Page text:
The other day I had the opportunity to see a Women in Animation screening of Walt Disney Animation Studio's "Zootopia", followed by a panel of amazingly talented women who worked on it.
Without much known to me about this film, I was really excited to finally see it. I feel like the marketing of Zootopia was a different strategy than past Disney films, where instead of them telling us everything in their trailers, I went into a theater without really knowing much at all about the plot of the movie.
Story: I was so happy with the plot of this film. It was essentially a buddy cop movie done right. The banter between the characters was smart and sharp. The twists and turns were actually unexpected at times. I feel like this is one of the most solid stories of any animation within the last few years for me. There was definitely a political/message undertone to this film, but there was no monologuing (thank goodness). For me, to have a film SHOW you the message, instead of a character telling you how to feel, means everything was a success. Yes there were a few things that I felt like could have been given more screen time to really flush out, but man, not much to really say about that.
On top of that really good story base, the comic relief was just right. Usually in animated films, the comic relief characters lean towards more childish humor, but Zootopia did it right and had witty retorts and great acting to make us laugh.
Characters: What can I say. Judy Hopps, the protagonist rabbit of this movie, is a little perfect, but Disney did a great job of giving her some real flaws that I feel we all could relate to. She may look like she is always optimistic, but she has some really important character development scenes where you see her doubting and being frustrated by her circumstances. Her arc is fantastic and important and really the whole story.
Nick, the fox, is a narcissist. His snappy remarks and heavy sarcasm easily makes him one of my favorite all time characters. The voice acting of Jason Bateman in the role is by far the most memorable of the cast (but they all were amazing).
Now, there were A TON of supporting characters in this film, and the only one I wasn't too crazy about was the Shakira Gazelle. Mostly because I felt like the move of having a celebrity and music integrated into a film that much to be very... Dreamworks- esk. Though she does act as a catalyst near the end, representing the face of media in response to the climax, I felt her character to be a little shallow and un-needed. The rest of the supporting character all had wonderful moments and added to the story, they weren't just throw-aways. Two thumbs up Disney.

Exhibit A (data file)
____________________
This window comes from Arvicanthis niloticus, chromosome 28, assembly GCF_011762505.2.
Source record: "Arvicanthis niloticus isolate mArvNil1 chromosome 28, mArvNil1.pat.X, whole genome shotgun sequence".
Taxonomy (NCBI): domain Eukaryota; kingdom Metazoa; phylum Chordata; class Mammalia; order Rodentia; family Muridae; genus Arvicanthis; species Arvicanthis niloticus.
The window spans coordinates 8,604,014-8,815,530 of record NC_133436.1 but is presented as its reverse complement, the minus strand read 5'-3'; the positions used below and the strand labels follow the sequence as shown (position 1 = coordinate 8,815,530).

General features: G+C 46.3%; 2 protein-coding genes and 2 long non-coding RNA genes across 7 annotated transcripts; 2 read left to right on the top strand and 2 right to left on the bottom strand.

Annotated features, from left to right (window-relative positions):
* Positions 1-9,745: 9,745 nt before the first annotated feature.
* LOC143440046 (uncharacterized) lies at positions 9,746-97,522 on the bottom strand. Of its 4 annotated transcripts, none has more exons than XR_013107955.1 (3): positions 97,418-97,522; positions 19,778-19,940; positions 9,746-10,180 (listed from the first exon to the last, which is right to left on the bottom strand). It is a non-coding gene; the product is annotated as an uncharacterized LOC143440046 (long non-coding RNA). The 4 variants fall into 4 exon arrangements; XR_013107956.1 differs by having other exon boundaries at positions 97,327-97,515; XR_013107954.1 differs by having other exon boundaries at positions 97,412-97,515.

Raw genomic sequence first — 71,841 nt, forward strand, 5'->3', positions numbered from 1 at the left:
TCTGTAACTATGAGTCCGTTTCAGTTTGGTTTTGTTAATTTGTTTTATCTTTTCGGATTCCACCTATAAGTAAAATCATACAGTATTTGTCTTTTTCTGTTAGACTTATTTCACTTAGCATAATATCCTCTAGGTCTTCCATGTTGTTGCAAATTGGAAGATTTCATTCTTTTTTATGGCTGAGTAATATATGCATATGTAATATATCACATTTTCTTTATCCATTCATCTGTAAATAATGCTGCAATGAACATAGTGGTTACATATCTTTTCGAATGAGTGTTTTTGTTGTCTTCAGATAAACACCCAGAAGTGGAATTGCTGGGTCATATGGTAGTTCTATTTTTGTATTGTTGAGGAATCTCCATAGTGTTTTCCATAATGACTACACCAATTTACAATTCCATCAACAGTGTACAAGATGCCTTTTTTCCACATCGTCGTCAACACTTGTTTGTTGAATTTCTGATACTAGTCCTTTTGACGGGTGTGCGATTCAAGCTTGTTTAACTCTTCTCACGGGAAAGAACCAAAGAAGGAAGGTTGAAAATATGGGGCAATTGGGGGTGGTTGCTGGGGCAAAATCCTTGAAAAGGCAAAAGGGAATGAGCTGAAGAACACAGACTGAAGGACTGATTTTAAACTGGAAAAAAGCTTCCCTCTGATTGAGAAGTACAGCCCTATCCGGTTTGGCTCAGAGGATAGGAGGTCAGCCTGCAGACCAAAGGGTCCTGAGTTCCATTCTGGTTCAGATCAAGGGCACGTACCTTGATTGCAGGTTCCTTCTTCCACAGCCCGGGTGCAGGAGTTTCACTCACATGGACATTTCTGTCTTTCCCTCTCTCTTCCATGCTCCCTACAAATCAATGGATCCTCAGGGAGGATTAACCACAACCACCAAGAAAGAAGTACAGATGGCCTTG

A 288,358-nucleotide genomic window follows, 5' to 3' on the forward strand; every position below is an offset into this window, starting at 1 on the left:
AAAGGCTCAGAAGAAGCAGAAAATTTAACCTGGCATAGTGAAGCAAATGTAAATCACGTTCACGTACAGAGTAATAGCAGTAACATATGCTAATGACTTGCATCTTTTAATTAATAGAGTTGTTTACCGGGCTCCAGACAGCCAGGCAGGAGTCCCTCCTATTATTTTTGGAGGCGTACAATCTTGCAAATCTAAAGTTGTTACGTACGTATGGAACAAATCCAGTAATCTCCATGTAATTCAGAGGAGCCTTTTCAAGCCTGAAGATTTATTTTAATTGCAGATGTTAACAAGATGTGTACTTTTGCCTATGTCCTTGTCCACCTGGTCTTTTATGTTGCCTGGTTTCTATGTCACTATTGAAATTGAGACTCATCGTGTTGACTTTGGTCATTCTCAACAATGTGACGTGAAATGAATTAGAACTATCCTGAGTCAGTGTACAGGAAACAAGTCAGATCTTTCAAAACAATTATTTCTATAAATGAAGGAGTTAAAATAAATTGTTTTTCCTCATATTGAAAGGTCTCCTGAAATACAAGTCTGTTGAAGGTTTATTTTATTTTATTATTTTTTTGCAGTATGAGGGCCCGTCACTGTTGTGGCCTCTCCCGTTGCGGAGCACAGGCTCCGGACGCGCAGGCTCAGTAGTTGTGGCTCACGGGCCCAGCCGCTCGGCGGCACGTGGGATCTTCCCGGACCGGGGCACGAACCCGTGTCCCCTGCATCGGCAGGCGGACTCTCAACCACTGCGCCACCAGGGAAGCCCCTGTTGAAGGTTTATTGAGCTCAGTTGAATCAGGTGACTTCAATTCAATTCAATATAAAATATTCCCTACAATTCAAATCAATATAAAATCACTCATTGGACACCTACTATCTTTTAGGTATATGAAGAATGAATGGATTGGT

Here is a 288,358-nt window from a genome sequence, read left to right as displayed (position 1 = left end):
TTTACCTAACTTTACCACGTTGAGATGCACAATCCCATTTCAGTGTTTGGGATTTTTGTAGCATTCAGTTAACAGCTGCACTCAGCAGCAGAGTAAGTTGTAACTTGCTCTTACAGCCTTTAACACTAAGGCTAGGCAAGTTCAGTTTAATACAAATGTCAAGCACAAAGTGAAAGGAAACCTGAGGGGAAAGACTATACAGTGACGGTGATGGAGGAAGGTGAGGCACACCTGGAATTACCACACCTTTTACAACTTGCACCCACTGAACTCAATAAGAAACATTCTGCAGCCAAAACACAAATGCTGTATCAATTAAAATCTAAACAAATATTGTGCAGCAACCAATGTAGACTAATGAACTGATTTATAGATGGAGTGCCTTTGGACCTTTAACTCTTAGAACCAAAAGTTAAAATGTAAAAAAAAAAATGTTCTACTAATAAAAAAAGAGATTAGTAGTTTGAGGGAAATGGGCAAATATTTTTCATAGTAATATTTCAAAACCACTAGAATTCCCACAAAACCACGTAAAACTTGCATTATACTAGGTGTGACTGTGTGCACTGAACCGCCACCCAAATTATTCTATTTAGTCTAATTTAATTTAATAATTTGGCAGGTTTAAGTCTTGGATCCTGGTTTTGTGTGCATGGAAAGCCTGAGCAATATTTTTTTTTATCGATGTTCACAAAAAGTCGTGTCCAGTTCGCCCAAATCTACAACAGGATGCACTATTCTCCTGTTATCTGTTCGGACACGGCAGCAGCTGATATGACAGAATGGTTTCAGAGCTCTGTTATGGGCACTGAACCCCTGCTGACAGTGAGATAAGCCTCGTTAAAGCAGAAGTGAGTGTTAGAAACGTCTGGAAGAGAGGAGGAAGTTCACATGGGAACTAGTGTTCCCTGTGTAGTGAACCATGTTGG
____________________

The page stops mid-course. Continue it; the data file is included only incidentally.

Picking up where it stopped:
Visuals: Swoooon. As a CG artist myself, the intensely overwhelming amount of content in Zootopia makes me feel like I drank the Disney Kool-aid. There are so many different types of environments, animals, fur types, dynamics, animation techniques, just ... guuuwah. So good. The fur sims were incredible on Zootopia. Comparing this to their last "fur" movie "Bolt", its leaps and bounds above its predecessor. The way the fur interacts with the characters, with the wind, just wonderful. It has a real quality to it now, and there are so many different types of fur that I applaud Disney's LookDev team and all the hard work they did developing this. The animation... also INCREDIBLE. The animation and rigging teams really seemed to have worked together to create some very special acting moments. My personal favorite were all the micro expressions they had going with Nick and his rig (There was this amazing muzzle muscle that they going on the sides of his nose ridge. Such a small thing, but sold it all.) This CG film held up all the classic 12 principles flawlessly.
I have had some friends who have seen Zootopia and felt that it was too preachy for them, but for an animated film to resonate so deeply at a time that really depends on all of us to be open-minded and accepting, means the film succeeded.
It made us feel something more. More than just support for our sister, more than just wanting to find love, more than just our own lives. It said something important about society and made us listen. For both children and adults, this film is a don't miss.